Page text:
I remember parades of nukes on Red Square in Moscow, and I am horrified by a thought that such deadly glory could make people, deceived by propaganda of war, not scared, but proud for their “great country.” And even if there is no radioactive militarist vanity display on the streets of your city, people almost everywhere are proud about having an army, the organization of people trained to kill a lot of people. Only one in ten countries in the world has decided not to have an army; I envy Costa Rica which prohibited creation of army through its Constitution. It hosts a United Nations University for Peace, and most of all I wish that every country could have its own University for Peace, I mean a real peace institution, not just a signboard for another despicable military school. I wish peace education courses would be a part of the curricula of basic education everywhere. I wish when people heard terms like “nonviolent resistance,” and “unarmed civilian protection,” they wouldn’t ask what is that. Propaganda teaches that nonviolence is utopia and total killing of others is supposedly not utopia.

And I wish when a minister of “defence” makes a witty remark like “Go talk about nonviolent resistance to people in Bucha, where the Russian army perpetrated the horrible massacre!” that someone among his audience could tell him: “Actually, I was in Bucha and I learned from locals their experience of nonviolent action; furthermore, I donated to local NGOs and religious organizations to prepare for nonviolent resistance in the future, to protect their right to conscientious objection. Because no violence, even self-defending killing can give hope for a better future; only readiness to resist violence without violence can give hope for a better future.” We need strengthened peace movements, more people engaged, more intellectual and material resources. We need investments in peace — not into weapons, armies and militarized borders, but in nonviolent conflict resolution, peacebuilding dialogues, peace education and human rights initiatives.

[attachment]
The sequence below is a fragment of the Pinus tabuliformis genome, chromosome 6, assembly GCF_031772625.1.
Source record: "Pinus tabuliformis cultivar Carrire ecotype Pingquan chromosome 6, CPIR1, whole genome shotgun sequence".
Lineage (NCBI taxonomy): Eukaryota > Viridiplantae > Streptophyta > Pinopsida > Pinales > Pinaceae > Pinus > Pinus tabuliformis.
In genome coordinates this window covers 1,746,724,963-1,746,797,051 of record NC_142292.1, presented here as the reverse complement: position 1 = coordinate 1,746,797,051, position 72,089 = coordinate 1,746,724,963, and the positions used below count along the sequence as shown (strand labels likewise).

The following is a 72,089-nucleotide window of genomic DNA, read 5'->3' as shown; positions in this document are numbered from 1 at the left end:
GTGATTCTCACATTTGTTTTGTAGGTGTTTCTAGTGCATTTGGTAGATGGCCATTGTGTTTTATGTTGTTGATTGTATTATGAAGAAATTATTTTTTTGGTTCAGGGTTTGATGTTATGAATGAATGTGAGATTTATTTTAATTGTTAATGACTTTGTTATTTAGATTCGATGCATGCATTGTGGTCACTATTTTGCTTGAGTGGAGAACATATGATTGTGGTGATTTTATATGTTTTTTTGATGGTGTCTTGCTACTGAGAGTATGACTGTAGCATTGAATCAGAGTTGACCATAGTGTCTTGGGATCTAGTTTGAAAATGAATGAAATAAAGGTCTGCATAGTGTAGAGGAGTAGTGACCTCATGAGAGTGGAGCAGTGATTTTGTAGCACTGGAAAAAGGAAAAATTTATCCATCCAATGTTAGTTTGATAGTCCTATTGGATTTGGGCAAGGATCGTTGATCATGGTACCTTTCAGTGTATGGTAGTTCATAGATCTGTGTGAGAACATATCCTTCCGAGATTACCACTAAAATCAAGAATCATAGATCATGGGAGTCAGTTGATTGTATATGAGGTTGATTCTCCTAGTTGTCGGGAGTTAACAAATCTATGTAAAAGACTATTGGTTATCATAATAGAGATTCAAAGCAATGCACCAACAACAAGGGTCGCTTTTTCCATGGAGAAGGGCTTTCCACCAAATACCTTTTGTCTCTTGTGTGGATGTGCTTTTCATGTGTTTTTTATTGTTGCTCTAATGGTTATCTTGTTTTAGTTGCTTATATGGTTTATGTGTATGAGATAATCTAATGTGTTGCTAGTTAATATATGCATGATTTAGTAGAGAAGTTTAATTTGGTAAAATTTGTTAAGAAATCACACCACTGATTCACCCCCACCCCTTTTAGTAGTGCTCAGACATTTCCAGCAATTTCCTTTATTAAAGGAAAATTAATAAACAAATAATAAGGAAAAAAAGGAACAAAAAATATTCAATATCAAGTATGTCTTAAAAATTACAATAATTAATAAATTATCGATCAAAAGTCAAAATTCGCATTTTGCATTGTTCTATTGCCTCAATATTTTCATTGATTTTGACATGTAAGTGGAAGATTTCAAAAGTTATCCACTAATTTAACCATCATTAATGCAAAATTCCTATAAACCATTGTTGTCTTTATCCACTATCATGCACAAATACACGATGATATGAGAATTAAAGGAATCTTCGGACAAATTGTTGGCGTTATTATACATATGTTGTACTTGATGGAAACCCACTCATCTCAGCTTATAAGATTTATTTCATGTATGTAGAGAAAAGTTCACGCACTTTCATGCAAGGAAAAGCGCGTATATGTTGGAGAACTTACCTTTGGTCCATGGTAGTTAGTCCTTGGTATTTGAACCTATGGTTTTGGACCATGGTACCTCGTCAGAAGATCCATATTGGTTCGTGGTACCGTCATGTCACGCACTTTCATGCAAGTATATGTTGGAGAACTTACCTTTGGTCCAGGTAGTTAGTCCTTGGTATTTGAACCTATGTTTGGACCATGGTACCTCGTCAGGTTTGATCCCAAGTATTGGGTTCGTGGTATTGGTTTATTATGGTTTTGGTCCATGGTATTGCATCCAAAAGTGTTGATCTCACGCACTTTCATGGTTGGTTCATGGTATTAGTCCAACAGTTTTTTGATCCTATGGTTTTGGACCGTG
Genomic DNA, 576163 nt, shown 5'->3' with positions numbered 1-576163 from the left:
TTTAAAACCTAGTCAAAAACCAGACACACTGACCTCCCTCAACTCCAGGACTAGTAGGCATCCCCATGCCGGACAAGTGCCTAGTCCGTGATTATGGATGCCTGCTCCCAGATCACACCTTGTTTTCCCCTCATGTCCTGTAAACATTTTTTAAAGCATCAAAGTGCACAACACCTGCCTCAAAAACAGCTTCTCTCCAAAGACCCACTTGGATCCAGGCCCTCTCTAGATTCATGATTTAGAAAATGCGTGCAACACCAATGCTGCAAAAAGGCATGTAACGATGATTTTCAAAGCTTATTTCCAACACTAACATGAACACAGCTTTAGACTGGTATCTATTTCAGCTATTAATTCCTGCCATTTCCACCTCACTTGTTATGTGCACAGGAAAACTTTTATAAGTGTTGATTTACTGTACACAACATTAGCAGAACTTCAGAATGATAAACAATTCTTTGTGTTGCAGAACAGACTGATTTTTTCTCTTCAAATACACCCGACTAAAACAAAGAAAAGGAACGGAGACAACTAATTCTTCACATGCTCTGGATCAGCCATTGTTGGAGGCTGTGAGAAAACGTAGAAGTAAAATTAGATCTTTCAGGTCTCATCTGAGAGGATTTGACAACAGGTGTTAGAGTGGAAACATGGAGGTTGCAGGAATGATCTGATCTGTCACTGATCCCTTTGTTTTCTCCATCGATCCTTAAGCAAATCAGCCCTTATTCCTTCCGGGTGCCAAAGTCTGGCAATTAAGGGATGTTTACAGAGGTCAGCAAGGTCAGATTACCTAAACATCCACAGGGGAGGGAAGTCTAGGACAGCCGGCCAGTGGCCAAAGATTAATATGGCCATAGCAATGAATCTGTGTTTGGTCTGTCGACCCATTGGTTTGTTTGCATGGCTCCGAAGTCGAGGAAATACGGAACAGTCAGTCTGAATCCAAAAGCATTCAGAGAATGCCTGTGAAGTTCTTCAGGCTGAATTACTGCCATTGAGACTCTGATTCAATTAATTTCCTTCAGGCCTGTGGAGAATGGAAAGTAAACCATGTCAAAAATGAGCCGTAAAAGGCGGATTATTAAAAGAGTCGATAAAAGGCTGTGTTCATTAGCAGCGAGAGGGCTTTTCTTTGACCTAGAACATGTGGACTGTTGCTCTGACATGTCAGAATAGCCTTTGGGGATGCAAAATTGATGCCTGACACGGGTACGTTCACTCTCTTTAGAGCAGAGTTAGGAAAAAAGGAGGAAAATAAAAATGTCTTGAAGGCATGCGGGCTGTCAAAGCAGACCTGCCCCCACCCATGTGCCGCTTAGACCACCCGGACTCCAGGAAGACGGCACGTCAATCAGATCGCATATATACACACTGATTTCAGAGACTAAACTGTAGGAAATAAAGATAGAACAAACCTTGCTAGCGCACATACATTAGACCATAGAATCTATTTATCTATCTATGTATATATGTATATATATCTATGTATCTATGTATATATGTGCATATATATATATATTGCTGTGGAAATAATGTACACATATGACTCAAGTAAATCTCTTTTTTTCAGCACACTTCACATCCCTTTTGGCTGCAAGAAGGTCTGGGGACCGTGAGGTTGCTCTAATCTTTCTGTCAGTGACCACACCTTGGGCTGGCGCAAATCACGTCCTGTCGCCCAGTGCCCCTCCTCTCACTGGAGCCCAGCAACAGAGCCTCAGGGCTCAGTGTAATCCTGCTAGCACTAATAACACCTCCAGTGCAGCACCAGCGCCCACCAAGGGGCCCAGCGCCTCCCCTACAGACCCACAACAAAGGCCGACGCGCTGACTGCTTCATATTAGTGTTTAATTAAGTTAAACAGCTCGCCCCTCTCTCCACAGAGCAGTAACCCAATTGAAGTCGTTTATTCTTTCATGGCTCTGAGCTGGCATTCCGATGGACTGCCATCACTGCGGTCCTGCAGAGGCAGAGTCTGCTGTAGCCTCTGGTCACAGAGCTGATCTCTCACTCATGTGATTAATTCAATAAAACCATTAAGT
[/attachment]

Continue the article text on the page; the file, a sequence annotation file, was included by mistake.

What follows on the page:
Workers humiliated by war should work for peace. Markets robbed by war should give peace a budget. You could start by donating to the ObjectWar Campaign, to provide asylum to conscientious objectors from Russia, Belarus and Ukraine. Every soldier rescued from the militarist serfdom of conscription weakens warmongers and brings peace closer. All so-called enemies of the West are wannabes copying Western militarist politics and economy; so the best way to end all wars is to discuss at home and abroad profound antiwar reforms and to work on big structural changes towards nonviolent governance. Any pacifist changes in the West will entail pacifist changes everywhere, just as Western militarism generates omnipresent wars.

Without structural changes in our way of thinking and our way of life the war in Ukraine, the war in the Middle East and all other wars will never stop. We need to awaken the popular conscience to make the refusal to kill a preeminent factor in culture and politics. We need to activate popular imagination, produce and popularize more textbooks, or just books, as well as games, films, songs and paintings of the world without violence. It should be easy to imagine and try life without violence. It is called culture of peace, and it is already approved by consensus of the United Nations General Assembly.

People need to believe, discuss and understand the simple truth that it is possible to live without violence, without wars, and in fact it is insane to succumb to violence while deep rooted structures of peace are so powerful and universal that peace could thrive everywhere even in a tragic time of war. Take this preeminent dynamic of peaceful life and develop it in modern democratic institutions, because true democracy is decision-making in conversation with others, in cooperation, knowledge sharing, harmony and service for common good, not in killings, hate, inequality, coercion and dictate. Make reason, truth, and love great powers ruling the world.

A path to peace lies through big structural changes. Our mission, as peace movements, is to move forward and pave the way for the whole family of humankind on the common planet to future knowledge-based nonviolent way of life.

The original article can be found here